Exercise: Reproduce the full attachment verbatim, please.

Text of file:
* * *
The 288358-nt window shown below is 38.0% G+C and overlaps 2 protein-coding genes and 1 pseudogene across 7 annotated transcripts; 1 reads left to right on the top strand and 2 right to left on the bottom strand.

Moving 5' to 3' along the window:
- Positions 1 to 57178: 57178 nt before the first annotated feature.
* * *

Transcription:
The 288358-nt window shown below is 38.0% G+C and overlaps 2 protein-coding genes and 1 pseudogene across 7 annotated transcripts; 1 reads left to right on the top strand and 2 right to left on the bottom strand.

Moving 5' to 3' along the window:
- Positions 1 to 57178: 57178 nt before the first annotated feature.